Killer Buyer: Adventures of
a New Mexico Horse Dealer
By Carolyn Bertin
Fear of cholesterol. Who
would have thought it would lead to wholesale slaughter of horses?
In the early 1990s diners in France and
Belgium ran the price of low-cholesterol horse meat sky high.
In New Mexico, horses began selling for 55 to 60 cents on the
hoof -- the same price beef cattle brought.
Horses about to be loaded into
a semi cattle truck headed for a Ft. Worth slaughter house. The
white stallion once ruled a herd on the Rainbow Plateau of the
Navajo Nation. Photo courtesy Carolyn Bertin.
"Killer Buyer" is a true story
set in the years of 1992 through the present. During this period
the free range horses of Navajo country and other regions of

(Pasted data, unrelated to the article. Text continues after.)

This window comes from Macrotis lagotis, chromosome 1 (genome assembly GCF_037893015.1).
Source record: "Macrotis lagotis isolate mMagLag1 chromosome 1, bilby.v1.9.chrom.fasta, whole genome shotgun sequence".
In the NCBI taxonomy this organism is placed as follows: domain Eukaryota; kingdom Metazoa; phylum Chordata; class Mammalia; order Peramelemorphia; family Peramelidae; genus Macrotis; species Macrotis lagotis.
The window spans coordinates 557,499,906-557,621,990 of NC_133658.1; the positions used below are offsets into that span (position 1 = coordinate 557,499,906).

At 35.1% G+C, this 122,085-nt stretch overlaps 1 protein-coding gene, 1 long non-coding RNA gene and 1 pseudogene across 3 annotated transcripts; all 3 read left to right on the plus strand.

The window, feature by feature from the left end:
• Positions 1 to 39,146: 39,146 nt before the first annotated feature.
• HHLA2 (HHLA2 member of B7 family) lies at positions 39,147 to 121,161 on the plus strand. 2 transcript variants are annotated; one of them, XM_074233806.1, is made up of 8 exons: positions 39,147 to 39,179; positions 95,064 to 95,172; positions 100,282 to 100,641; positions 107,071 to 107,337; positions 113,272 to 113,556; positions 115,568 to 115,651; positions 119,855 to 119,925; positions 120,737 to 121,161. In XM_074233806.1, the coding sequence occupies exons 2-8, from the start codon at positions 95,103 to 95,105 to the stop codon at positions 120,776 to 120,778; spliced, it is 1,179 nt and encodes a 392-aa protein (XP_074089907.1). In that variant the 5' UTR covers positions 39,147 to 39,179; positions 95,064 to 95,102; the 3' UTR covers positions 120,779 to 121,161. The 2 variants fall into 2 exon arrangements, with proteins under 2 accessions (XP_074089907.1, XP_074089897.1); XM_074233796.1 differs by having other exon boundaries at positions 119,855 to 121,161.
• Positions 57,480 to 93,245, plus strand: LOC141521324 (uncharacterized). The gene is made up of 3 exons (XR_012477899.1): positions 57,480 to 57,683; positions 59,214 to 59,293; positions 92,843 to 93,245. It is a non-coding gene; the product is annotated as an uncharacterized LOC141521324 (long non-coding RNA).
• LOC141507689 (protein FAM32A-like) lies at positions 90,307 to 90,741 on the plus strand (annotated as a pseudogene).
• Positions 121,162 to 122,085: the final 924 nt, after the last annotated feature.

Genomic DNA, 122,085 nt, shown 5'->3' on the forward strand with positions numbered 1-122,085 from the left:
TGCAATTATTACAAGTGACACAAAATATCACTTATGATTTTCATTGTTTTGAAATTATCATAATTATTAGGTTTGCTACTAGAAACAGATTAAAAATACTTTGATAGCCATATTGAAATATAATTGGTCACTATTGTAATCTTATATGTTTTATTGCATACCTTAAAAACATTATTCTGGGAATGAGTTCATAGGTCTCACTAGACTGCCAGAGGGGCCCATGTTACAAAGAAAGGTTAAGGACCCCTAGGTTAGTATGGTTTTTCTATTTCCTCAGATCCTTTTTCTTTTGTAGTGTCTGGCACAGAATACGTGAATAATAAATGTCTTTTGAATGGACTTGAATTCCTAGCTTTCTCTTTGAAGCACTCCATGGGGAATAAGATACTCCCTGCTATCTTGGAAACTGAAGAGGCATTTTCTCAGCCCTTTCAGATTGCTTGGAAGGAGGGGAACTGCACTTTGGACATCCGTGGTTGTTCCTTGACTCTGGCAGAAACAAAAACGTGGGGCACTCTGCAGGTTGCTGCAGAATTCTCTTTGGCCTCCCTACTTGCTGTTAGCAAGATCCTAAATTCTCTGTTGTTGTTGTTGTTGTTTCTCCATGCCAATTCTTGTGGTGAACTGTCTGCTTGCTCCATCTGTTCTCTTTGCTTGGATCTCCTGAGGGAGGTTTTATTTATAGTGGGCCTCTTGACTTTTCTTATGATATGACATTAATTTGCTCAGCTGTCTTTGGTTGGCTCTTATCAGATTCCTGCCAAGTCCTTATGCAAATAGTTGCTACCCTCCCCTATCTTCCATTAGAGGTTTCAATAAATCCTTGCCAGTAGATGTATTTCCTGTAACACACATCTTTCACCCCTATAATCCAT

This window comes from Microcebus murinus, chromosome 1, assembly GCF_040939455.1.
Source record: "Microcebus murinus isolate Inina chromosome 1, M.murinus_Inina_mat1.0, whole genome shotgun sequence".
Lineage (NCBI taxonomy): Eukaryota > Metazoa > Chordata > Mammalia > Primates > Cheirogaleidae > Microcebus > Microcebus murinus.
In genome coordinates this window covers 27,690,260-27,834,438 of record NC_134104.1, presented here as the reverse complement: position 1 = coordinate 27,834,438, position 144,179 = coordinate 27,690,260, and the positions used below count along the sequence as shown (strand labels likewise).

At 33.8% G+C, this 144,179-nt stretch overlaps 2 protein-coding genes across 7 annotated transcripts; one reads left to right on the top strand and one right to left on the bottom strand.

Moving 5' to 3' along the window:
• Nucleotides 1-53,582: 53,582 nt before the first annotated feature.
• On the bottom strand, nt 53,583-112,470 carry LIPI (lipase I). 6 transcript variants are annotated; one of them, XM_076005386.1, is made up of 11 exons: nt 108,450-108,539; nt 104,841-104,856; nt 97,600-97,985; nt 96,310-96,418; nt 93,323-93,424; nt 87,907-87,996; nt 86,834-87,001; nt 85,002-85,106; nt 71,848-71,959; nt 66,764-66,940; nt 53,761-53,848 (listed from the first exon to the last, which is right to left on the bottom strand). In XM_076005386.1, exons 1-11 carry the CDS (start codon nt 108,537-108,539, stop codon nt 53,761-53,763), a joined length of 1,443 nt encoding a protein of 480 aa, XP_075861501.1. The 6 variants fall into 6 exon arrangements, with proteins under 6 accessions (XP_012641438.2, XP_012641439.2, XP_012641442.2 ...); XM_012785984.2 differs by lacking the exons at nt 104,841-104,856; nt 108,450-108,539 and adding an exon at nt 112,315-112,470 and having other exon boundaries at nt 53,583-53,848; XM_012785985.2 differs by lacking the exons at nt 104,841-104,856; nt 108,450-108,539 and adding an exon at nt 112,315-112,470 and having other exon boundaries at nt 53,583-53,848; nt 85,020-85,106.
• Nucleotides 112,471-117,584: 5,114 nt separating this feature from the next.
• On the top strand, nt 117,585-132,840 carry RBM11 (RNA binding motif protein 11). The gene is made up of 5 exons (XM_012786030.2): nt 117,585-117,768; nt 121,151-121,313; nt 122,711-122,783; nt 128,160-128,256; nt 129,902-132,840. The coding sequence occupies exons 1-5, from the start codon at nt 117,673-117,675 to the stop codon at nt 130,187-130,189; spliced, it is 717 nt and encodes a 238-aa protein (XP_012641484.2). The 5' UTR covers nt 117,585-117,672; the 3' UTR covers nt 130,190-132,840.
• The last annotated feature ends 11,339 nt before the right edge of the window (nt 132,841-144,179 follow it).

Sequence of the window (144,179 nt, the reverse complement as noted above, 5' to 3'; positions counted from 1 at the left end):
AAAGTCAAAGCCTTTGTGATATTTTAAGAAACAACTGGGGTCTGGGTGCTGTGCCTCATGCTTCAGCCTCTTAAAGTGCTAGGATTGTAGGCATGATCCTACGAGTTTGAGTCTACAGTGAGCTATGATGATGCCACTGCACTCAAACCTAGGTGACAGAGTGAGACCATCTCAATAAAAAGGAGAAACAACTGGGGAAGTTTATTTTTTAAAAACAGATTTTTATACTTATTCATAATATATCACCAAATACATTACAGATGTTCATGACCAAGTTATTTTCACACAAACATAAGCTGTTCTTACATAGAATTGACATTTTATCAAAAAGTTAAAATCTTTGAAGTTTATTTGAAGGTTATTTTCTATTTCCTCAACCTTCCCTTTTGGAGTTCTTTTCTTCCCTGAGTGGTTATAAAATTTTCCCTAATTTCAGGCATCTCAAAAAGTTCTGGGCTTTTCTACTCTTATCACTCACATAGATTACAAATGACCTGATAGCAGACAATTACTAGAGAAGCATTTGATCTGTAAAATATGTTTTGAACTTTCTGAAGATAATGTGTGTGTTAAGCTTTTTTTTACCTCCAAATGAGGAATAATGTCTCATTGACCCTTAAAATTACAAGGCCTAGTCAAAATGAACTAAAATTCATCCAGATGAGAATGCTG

hte American Southwest have had more to fear than the slaughter
house. These were also the worst drought years in living memory.
Pushed by the poverty of Navajo ranchers, pulled by the lure
of the European meat market, they left by the thousands in double
decker cattle trucks, never to return.
A Spanish Mustang mare, 3 years
old, from near Chinle on the Navajo Nation. Behind her is an
orphan filly a few weeks old that she met at a livestock action.
She adopted and mothered the filly, despite her precarious hold
on life. Photo courtesy Carolyn Bertin.
We invite you to read about the horses
you see in the photos above: the white stallion from the Rainbow
Plateau, the Chinle mare and orphan filly. We tell their stories,
and those of many more, in "Killer Buyer: True Adventures
of a New Mexico Horse Trader."